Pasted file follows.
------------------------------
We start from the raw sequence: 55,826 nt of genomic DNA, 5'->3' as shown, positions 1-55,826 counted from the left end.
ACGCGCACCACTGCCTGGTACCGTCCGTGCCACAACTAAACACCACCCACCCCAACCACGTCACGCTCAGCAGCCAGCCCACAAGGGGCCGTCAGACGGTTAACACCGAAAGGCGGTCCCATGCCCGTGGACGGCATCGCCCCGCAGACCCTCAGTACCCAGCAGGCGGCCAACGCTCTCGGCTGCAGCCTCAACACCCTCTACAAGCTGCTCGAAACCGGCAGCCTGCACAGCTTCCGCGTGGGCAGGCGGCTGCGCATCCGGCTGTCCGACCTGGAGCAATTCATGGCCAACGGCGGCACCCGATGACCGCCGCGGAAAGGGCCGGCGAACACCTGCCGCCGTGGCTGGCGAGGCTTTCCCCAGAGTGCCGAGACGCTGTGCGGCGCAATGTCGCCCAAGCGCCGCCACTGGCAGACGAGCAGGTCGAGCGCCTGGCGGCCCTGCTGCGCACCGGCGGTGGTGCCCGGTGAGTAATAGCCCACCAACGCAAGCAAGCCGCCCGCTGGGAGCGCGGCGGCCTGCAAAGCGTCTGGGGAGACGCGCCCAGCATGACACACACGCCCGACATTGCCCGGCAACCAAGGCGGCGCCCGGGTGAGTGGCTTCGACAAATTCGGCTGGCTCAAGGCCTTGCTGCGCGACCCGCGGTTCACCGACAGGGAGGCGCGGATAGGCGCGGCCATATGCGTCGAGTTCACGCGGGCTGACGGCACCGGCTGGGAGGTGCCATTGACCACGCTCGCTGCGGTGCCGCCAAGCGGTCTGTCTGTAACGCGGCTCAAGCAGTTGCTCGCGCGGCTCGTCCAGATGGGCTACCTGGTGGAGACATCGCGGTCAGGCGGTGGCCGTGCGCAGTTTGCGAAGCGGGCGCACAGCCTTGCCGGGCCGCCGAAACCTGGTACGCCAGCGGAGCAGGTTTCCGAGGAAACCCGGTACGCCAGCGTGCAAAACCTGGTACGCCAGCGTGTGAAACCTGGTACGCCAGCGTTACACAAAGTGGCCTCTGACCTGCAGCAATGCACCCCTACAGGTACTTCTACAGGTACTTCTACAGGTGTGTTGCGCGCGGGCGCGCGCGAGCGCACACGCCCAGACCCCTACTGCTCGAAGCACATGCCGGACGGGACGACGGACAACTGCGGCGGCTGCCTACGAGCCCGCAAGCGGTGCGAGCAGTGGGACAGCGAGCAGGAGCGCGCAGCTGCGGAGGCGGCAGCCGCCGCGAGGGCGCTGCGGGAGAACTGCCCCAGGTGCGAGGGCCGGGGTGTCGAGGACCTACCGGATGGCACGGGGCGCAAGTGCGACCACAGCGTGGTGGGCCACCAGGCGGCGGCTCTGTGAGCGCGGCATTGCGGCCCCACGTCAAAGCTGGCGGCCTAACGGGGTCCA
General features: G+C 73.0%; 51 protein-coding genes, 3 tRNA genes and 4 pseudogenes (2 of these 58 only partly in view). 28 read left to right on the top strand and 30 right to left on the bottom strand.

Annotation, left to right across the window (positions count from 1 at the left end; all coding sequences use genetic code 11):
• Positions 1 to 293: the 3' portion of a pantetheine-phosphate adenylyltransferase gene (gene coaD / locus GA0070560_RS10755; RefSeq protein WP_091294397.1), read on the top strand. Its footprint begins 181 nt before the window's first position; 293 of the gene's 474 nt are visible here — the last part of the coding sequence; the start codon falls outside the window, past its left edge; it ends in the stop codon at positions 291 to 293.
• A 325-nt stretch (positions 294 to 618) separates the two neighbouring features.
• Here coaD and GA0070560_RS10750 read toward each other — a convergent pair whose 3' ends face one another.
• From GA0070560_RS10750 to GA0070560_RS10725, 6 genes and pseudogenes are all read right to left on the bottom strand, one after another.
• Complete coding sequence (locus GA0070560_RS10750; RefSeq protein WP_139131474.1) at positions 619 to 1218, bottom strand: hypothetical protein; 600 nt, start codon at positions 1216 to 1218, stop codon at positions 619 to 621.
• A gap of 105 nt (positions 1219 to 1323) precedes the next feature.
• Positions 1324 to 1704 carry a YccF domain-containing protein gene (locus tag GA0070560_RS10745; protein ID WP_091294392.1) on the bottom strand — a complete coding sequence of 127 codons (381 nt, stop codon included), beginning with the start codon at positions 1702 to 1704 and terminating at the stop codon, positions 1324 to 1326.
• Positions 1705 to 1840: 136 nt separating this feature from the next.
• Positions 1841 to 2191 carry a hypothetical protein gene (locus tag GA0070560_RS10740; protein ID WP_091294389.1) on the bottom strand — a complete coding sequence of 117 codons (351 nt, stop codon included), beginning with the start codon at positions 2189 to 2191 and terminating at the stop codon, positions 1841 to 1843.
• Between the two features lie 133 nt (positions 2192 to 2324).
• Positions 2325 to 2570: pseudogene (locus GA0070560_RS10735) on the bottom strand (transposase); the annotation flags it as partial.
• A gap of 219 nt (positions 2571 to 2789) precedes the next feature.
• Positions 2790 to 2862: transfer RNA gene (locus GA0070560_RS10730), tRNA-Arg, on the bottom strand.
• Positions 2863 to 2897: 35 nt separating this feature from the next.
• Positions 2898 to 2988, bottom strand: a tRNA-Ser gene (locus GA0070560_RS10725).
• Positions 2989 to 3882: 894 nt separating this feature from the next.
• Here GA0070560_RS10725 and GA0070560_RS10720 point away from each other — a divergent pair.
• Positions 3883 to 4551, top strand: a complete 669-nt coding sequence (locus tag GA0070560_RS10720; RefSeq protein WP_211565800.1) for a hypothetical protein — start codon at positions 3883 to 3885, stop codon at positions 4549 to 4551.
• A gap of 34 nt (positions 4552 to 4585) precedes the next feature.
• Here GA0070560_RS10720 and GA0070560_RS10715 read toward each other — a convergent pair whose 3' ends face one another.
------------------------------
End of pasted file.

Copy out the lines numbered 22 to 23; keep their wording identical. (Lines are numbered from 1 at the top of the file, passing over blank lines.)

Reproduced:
• Positions 3883 to 4551, top strand: a complete 669-nt coding sequence (locus tag GA0070560_RS10720; RefSeq protein WP_211565800.1) for a hypothetical protein — start codon at positions 3883 to 3885, stop codon at positions 4549 to 4551.
• A gap of 34 nt (positions 4552 to 4585) precedes the next feature.